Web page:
There’s a great deal of interest in blockchain technologies, and the UK has developed into Europe’s foremost hub for innovation in this field, attracting serious interest from global investors and corporates, including those in Japan.
Earlier this year, Tokyo Electric Power Company Holdings (TEPCO) announced it had closed an investment in Electron, a UK blockchain start-up. The move turned heads because a major Japanese utility was investing in a relatively unknown British start-up working on a cutting-edge technology with relatively few real-life use cases.
Why the UK?
The UK has long been known as a start-up hub, especially in the fintech arena. As such, it’s been an attractive market for overseas corporates looking for new technologies and ideas, and we’re increasingly seeing companies looking at the UK as a source of innovation in blockchain technology.
New players in the blockchain space benefit from the UK’s world-leading financial sector, its substantial number of VCs and other sources of funding, its government support and openness to innovation.
Over £500 million was invested in UK blockchain start-ups during financial 2017-18. This represents a significant part of the UK’s venture ecosystem, with the potential for increased YoY funding during 2018-19.
In 2017, the UK remained Europe’s leading country for global tech investors - with British firms receiving £2.99bn of investment according to research by London & Partners.
Almost half of that investment (£1.34bn, to be precise) went into the fintech space, underlining the importance of London and the UK as a centre for innovation in this field. The UK attracted almost four times more funding in 2017 than Germany (£694 million) — and more than France, Ireland and Sweden combined.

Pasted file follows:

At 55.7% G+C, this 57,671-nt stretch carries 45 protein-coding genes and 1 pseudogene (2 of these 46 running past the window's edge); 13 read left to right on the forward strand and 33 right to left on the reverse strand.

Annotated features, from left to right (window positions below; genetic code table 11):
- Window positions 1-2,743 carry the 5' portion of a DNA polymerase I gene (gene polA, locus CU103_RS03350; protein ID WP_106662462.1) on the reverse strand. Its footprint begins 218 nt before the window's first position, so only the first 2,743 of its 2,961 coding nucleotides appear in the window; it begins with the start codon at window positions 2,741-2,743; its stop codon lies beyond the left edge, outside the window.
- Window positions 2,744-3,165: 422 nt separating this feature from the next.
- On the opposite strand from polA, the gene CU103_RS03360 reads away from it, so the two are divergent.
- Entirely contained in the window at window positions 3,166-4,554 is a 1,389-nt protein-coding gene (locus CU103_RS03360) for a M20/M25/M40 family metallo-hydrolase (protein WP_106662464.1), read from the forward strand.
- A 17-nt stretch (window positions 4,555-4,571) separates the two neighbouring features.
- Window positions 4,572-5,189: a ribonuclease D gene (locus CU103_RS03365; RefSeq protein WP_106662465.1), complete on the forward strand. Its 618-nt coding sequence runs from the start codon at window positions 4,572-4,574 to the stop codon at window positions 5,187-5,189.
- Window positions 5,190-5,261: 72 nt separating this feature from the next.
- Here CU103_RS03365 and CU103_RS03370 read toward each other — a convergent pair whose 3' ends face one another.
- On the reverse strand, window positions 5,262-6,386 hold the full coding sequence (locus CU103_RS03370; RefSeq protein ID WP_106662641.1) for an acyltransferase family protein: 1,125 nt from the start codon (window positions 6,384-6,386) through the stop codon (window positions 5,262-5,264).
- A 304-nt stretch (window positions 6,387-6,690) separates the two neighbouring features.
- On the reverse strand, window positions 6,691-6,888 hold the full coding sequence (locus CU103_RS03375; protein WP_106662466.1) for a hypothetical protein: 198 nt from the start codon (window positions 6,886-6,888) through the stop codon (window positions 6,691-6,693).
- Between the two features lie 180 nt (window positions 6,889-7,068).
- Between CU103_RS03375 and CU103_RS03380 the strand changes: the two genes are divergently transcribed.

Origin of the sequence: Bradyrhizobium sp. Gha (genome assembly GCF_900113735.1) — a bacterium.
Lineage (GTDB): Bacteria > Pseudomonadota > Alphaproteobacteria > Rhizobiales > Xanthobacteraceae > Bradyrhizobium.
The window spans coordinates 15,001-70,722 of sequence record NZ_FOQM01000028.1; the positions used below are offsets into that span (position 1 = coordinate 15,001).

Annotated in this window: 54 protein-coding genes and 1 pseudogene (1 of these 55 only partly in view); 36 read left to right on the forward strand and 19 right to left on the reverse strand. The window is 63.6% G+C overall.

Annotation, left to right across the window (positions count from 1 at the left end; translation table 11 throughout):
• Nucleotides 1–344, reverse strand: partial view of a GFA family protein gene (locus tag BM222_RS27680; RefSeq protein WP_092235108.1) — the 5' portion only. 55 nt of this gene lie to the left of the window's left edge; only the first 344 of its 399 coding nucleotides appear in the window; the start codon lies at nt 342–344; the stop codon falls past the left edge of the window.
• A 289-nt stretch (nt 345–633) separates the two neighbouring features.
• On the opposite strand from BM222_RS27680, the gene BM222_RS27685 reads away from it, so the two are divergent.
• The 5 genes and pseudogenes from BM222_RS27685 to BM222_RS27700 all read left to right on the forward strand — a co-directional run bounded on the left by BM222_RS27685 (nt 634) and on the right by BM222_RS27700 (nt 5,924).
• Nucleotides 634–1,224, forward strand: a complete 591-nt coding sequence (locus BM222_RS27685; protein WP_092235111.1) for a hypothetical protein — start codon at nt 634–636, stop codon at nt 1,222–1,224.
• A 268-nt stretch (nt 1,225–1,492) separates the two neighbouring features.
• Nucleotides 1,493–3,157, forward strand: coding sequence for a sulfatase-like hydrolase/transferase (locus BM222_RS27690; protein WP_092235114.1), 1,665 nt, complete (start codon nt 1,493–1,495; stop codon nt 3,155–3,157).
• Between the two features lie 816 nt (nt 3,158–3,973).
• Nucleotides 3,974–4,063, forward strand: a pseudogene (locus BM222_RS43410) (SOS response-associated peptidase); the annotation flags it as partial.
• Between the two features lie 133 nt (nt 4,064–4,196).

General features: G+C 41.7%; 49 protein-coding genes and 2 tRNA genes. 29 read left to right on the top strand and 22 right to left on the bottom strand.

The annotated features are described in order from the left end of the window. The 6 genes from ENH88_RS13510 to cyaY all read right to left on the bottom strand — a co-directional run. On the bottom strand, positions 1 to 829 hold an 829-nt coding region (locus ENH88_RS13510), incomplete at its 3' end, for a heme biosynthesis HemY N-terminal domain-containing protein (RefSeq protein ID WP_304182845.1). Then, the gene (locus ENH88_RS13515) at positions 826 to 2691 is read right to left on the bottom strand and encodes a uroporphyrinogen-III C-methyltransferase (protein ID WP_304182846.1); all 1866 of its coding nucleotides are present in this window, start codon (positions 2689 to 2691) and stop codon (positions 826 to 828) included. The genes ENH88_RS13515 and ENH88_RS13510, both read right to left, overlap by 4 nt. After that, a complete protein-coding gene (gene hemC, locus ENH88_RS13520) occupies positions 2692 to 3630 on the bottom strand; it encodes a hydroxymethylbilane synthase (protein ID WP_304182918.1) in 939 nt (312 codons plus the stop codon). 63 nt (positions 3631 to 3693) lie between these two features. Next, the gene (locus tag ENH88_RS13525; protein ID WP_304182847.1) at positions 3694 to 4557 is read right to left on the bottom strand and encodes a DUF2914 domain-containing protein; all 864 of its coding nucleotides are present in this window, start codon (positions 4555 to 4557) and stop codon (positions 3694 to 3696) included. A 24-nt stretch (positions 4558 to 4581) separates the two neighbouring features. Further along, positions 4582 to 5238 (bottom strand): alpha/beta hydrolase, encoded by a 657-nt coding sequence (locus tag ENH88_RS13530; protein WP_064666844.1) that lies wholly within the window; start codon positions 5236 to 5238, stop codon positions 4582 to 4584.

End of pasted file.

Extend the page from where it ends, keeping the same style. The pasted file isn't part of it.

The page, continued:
The UK government has long encouraged innovation in the financial sector by pioneering regulatory ‘sandboxes’ as ways to encourage investment. These sandboxes allow businesses to test ‘innovative products, services, business models and delivery mechanisms’, with the local regulator’s temporary authorisation.
This enables start-ups to bring to market solutions without the onerous regulatory burden of acting as a full financial services provider, and enables them to experiment under the close supervision of the regulator. Now, for the first time, blockchain-related start-ups are being accepted to the sandbox. So far, of the total 29 start-ups accepted under the scheme, 11 are innovating in blockchain and distributed ledger technologies.
Use cases for blockchain & distributed technology
In the UK, pilots and real-life use cases have quickly emerged within the financial sector, including trials focused on payments, currency remittance, securities trading, insurance and trade finance.
The Bank of England, for example, is rebuilding its Real Time Gross Settlement (RTGS) system so it can interface with business and platforms using distributed ledger technology (DLT).
Meanwhile, UK banks such as Barclays and Standard Chartered are working on projects to use blockchain technology in trade finance to eliminate paper-based transactions — a development with the potential to revolutionise a highly inefficient process. Barclays has also applied for multiple blockchain patents, including two recent patents to facilitate cryptocurrency transfers and streamline its ‘know-your-customer’ processes.
Use cases outside financial services are also growing, and a number of UK blockchain start-ups, such as Everledger (insurance), Tradle (KYC) and Provenance (ecommerce), have come to international prominence
In my view, this trend is only likely to accelerate as start-ups seek to disrupt traditional, inefficient processes such as those relating to financial transactions, land ownership and government-administered activities.
The UK looks set to continue leading the way in the development of applied blockchain and distributed ledger technologies over the coming years, making it the right destination for Japanese companies looking for the next generation of technologies and solutions.